described  below and shown in the examples.  The remainder of the entry
       contains timing information for the desired resolution.	Within one  of
       these entries the following attributes are meaningful:

       clock  the  video  dot-clock frequency in MHz required for this resolu‐
	      tion.  The value 25.175 is known internally  to  vga(8)  as  the
	      baseline	VGA  clock  rate.  defaultclock the default video dot-
	      clock frequency in MHz used for this resolution when  no	memory
	      bandwidth is specified for the card or when vga cannot determine
	      the maximum clock frequency of the card.

       shb    start horizontal blanking, in character clocks.

       ehb    end horizontal blanking, in character clocks.

       ht     horizontal total, in character clocks.

       vrs    vertical refresh start, in character clocks.

       vre    vertical refresh end, in character clocks.

       vt     vertical total, in character clocks.

       hsync  horizontal sync polarity.	 Value must be + or -.

       vsync  vertical sync polarity.  Value must be + or -.

	      interlaced mode.	Only value v is recognized.

       alias  continue, replacing the alias line by the contents of the	 entry
	      whose attribute is given as value.

	      continue,	 replacing  this  include  line by the contents of the
	      previously defined include monitor  type	with  matching	value.
	      (See  the	 examples.)   Any non-zero attributes already set will
	      not be overwritten.  This is used to save duplication of	timing
	      information.   Note that value is not parsed, it is only used as
	      a string to identify the	previous  include=value	 monitor  type

       The  values  given for shb, ehb, ht, vrs, vre, vt, hsync, and vsync are
       beyond the scope of this manual page.  See  the	book  by  Ferraro  for

       Basic  ctlr  entry  for a laptop with a Chips and Technology 65550 con‐
       ctlr			   # NEC Versa 6030X/6200MX
	   0xC0090="CHIPS 65550 PCI & VL Accelerated VGA BIOS"
	   ctlr=hiqvideo linear=1
       A more complex entry. Note the extensions on the clock, ctlr, and  ram‐
       dac  attributes.	 The  order  here is important: the RAMDAC clock input
       must be initialized before the RAMDAC itself. The  clock	 frequency  is
       selected by the ET4000 chip.
       ctlr			     # Hercules Dynamite Power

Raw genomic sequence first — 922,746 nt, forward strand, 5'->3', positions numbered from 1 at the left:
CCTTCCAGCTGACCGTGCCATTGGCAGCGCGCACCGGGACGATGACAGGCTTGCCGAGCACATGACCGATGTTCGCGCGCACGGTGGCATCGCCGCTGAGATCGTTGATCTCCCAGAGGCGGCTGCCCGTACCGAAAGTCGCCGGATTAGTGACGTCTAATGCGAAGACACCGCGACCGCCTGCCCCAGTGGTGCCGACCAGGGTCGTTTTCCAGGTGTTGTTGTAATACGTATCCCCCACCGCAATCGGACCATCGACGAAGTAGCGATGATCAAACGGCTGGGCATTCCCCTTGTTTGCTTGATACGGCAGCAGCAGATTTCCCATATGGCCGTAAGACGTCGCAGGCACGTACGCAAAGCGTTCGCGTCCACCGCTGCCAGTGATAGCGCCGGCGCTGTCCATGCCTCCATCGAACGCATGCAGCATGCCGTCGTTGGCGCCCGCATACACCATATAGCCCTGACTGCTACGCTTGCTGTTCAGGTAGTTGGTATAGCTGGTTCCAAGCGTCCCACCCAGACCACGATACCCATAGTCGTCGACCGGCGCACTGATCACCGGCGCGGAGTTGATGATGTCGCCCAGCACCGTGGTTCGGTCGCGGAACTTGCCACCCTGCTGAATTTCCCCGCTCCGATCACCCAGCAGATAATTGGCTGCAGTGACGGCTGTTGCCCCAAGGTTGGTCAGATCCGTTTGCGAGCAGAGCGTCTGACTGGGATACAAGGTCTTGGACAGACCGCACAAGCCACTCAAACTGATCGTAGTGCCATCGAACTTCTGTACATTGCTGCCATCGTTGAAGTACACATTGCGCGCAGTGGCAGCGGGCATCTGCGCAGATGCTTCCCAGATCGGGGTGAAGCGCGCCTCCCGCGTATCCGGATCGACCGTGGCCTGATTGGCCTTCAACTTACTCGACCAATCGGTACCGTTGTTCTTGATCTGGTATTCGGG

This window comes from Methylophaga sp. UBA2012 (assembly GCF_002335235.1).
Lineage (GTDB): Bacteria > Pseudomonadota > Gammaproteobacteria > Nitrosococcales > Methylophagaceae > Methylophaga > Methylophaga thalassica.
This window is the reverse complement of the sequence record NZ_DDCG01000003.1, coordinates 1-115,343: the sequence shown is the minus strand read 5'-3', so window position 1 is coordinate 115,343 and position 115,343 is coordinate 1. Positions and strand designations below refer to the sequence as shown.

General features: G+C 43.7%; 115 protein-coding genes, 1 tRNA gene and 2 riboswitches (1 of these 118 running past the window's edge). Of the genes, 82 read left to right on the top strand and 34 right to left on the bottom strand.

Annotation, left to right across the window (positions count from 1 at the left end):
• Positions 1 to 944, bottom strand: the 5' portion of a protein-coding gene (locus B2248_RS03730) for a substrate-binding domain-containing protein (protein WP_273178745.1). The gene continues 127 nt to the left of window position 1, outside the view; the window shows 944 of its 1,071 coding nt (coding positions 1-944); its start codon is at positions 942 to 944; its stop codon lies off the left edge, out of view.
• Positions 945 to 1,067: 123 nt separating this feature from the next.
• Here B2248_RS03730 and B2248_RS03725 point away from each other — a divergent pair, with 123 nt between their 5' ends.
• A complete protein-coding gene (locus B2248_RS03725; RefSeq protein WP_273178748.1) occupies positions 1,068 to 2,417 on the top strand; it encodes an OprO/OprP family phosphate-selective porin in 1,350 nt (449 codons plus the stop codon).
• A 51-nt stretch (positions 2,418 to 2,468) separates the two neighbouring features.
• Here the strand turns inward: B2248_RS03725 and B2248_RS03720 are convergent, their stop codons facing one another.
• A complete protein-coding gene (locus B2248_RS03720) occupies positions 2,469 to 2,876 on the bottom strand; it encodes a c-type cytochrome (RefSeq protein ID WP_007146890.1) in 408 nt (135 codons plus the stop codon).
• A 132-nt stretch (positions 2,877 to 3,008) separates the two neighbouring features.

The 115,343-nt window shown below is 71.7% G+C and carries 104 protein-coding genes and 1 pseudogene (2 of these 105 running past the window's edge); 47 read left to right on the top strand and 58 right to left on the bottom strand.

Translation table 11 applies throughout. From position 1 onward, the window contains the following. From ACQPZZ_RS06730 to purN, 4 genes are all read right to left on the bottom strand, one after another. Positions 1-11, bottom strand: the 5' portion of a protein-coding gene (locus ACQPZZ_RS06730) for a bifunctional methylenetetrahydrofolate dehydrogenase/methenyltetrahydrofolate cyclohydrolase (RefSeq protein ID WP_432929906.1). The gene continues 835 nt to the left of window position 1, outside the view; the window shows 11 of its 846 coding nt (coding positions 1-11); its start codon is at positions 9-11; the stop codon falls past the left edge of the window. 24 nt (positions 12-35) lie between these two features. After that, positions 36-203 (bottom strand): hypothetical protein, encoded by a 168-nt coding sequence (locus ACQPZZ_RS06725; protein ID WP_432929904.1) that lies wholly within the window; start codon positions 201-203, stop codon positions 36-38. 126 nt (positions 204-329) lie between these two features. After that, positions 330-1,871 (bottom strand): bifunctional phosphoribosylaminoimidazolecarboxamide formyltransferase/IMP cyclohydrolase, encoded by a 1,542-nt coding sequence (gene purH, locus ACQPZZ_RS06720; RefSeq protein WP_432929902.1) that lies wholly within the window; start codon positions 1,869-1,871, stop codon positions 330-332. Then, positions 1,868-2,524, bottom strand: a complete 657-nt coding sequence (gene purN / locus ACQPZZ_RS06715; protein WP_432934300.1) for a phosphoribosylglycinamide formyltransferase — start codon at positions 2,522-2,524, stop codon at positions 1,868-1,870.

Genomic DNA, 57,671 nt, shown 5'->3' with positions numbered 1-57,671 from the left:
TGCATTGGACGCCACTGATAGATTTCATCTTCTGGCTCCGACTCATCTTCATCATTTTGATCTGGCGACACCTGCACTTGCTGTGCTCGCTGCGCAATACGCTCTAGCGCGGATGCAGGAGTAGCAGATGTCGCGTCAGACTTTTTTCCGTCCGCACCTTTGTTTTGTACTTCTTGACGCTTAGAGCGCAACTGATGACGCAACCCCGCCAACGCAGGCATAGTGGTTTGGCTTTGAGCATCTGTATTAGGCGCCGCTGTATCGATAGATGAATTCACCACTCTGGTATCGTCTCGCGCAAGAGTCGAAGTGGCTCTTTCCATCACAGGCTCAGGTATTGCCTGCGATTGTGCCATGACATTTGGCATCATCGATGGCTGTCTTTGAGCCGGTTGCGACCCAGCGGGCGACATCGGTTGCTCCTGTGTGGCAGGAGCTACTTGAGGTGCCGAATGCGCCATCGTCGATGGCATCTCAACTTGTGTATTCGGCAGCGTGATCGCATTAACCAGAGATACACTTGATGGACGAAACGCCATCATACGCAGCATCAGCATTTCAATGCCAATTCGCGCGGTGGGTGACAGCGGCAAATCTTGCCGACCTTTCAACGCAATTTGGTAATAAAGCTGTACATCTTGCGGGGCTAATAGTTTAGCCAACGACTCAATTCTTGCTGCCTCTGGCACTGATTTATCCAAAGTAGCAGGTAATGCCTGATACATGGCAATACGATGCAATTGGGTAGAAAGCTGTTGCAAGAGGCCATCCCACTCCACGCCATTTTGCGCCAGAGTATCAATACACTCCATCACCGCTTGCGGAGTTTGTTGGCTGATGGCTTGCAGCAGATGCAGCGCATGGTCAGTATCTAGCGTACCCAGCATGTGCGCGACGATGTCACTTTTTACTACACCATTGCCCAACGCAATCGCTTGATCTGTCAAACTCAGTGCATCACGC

0xC0076="Tseng Laboratories, Inc. 03/04/94 V8.00N"
       Monitor	entry  for  type vga (the default monitor type used by vga(8))
       and resolution 640x480x[18].
       include = 640x480@60Hz		       # 60Hz, 31.5KHz
	   shb=664 ehb=760 ht=800
	   vrs=491 vre=493 vt=525

       vga = 640x480			  # 60Hz, 31.5KHz
       Entries for multisync monitors with video bandwidth up to 65MHz.
       # Multisync monitors with video bandwidth up to 65MHz.
       multisync65 = 1024x768	     # 60Hz, 48.4KHz
       multisync65 = 1024x768i	     # 87Hz, 35.5KHz (interlaced)
       Note how this builds on the existing vga entries.


       ndb(2), vga(3), ndb(6), 9boot(8), vga(8)
       Richard E. Ferraro, Programming Guide to the EGA,  VGA  and  Super  VGA
       Cards, Third Edition

       The  database  should  provide a way to use the PCI bus as well as BIOS
       memory to identify cards.

       Adding a new monitor is usually fairly straightforward, as most	modern
       monitors	 are multisync and the only interesting parameter is the maxi‐
       mum video bandwidth.  Once the timing parameters are worked out	for  a
       particular  maximum  video  bandwidth as in the example above, an entry
       for a new monitor with that limit is simply
       # Sony CPD-1304
       # Horizontal timing:
       #    Allowable frequency range: 28-50KHz
       # Vertical timing:
       #    Allowable frequency range: 50-87Hz
       Even this is not necessary, as the monitor type could simply  be	 given
       as multisync65.

       While the use of this database formalizes the steps needed to program a
       VGA controller, unless you are lucky and all the	 important  components
       on  a  new VGA controller card are interconnected in the same way as an
       existing entry, adding a new entry requires adding new  internal	 types
       to  vga(8).   Fortunately,  the unit of variety has, for the most part,
       shifted from individual components to entire video chipsets.   Thus  in
       lucky  cases  all that is necessary is the addition of another 0xNNNNN=
       line to the entry for the controller.  This is particularly true in the
       case of the ATI Mach 64 and the S3 Virge.

       If  you	need to actually add support for a controller with a different
       chipset, you will need the data sheets for the VGA controller  as  well
       as  any	RAMDAC	or clock generator (these are commonly integrated into
       the controller).	 You will also	need  to  know	how  these  components
       interact.   For	example, a common combination is an S3 86C928 VGA chip
       with an ICD2061A clock generator. The ICD2061A  is  usually  loaded  by
       clocking a serial bit-stream out of one of the 86C928 registers.	 Simi‐
       larly, the RAMDAC may have an internal clock-doubler and/or  pixel-mul‐
       tiplexing  modes,  in  which case both the clock generator and VGA chip
       must be programmed accordingly.	Hardware  acceleration	for  rectangle
       fills  and block copies is provided in the kernel; writing code to han‐
       dle this is necessary to achieve reasonable performance at  high	 pixel